Tree maintenance on council land
Trees are one of the few landscape features that cross all the boundaries of modern urban living. They are of huge benefit to our community; helping to enhance streetscapes, reduce climatic extremes, improve air quality, and provide a habitat for wildlife. They touch every aspect of our lives; our homes; our work; our journey to work and our recreational space. The benefits of trees and green spaces in terms of health, well being and environmental enhancement are well researched and documented, and should not be underestimated.
Trees in parks help us make life more pleasant for residents, workers and visitors. Their presence can help towards creating tranquillity and reducing stress.
Trees have many benefits, including:
- Providing shelter
Trees reduce wind speed around buildings, and their dappled shade provides a useful barrier from ultra violet radiation.
- Cooling the air
Trees regulate evaporation, and have an effect on shade and heat retention. Trees release oxygen into the air.
- Stabilising soil
Soil erosion on areas where there are no trees can be up to one thousand times greater than a tree covered area.
- Filtering air pollution
Trees act as filters to remove particulate pollution deposited on leaves. Trees remove carbon dioxide from the air and can help to mitigate against emissions considered harmful to planet earth’s ozone layer.
- Creating wildlife habitats
Trees of varying ages provide homes for wildlife, shelter, food and support a wide range of variety of mammals, birds and insects.
- Improving the landscape
The presence of trees frequently provides a softening effect to built structures. Trees can form backdrops to urban settings to improve people’s enjoyment of the landscape.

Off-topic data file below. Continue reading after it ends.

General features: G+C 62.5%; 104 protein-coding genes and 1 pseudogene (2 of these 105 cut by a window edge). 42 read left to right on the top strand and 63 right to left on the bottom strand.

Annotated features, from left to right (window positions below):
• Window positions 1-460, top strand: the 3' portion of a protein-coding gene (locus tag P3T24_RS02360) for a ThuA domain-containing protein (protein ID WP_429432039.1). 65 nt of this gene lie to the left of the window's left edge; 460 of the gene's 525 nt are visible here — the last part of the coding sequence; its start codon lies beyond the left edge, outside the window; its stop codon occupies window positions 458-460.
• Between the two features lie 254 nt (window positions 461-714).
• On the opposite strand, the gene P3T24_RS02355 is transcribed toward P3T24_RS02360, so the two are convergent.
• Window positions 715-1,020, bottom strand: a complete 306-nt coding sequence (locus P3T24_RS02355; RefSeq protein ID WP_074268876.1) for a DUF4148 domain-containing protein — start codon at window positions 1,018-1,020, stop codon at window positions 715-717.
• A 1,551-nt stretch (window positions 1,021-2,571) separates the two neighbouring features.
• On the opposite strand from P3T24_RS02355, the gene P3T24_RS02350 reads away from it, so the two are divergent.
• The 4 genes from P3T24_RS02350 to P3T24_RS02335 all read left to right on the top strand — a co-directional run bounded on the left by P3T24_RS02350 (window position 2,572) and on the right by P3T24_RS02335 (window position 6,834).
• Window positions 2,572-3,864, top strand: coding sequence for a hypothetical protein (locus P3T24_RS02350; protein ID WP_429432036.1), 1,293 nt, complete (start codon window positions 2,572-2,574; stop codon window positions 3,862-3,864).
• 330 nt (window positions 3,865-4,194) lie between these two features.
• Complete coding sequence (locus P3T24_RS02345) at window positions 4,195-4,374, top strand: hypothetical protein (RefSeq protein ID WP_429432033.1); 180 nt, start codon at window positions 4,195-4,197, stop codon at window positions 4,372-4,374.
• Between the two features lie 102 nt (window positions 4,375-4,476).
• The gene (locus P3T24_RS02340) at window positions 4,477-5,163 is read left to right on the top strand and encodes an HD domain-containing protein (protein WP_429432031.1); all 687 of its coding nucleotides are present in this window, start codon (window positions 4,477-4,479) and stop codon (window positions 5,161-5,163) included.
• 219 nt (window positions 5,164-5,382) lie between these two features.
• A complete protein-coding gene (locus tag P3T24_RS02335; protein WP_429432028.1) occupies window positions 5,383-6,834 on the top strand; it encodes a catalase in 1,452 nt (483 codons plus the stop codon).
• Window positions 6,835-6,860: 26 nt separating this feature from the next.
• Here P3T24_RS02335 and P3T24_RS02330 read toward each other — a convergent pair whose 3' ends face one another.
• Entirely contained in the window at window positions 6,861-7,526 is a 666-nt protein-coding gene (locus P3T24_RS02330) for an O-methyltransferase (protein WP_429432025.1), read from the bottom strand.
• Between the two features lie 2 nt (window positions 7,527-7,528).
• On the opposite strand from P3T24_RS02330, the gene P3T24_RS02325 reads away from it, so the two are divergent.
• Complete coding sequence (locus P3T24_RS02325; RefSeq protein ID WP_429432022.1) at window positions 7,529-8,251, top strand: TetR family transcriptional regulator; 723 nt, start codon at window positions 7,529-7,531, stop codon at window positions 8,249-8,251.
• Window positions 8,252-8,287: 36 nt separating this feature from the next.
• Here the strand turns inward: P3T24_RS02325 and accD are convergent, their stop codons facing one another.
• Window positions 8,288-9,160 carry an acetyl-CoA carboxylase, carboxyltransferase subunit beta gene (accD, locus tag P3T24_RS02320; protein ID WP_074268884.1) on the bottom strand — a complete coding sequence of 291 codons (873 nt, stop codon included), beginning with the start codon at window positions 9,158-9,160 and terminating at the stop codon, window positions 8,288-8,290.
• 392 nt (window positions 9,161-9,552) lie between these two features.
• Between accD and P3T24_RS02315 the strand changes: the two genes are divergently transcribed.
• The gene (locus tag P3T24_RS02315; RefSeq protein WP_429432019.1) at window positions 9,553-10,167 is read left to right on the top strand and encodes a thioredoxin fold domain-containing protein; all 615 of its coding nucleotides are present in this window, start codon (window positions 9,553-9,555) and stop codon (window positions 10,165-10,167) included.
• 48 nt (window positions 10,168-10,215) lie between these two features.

Tree maintenance regimes
We intend to manage our trees so that they make a positive contribution to their locality; are as safe as possible and do not cause excessive nuisance. Equally we wish to see more people benefit from the presence of trees by ensuring a more equal distribution of tree cover across the district.
We have in place a routine schedule of tree inspections. The frequency of inspections depends on the tree itself and considerations of age/location/condition are defining factors when inspections are carried out. Trees are also ‘zoned’ according to the risk of them failing and causing serious injury or damage.
- Zone 1
Frequent public access to trees (e.g. parks/ recreation grounds; in and around picnic areas; schools; children’s playgrounds; popular footpaths; car parks or at the side of busy roads). As a rough guide trees in zone 1 are those that are closely approached by many people every day. Typically trees that fall within zone 1 are inspected annually.
- Zone 2
Less frequent public access areas but still visited by members of the public (e.g. large open areas). These trees are usually inspected between 1 – 3 years.
- Zone 3
Areas not subject to frequent public access. Usually inspected between 3 – 5 years.
Trees in parks and open spaces are managed to reflect the circumstances of any one site and the type, age and condition of the trees. Trees in parks generally have more room to grow compared to the street and hence typically grow to their full height and spread. Ongoing maintenance includes the removal of dead wood; formative pruning (to remove problems in the tree form when the tree is young so avoiding expensive problems later); removing low branches from pathways and the removal of trees when they come to the end of their safe and useful life. Available resources will be used to plant new trees where a need is identified.
Tree removal is regrettable but under a number of circumstances necessary. The decision to fell a tree is not taken lightly and, apart from when a dangerous tree needs attention, we will publicise our maintenance schedule either via the website, or by use of site notices.
Most trees that need to be felled have become unsafe and there is no cost effective solution to otherwise retain the tree. Other reasons why trees need to be removed include a tree is completely out of scale with its surroundings; where its removal would benefit surrounding trees; or new planting schemes have been implemented.
Tree work will be prioritised, and work requiring more urgent attention will be dealt with first.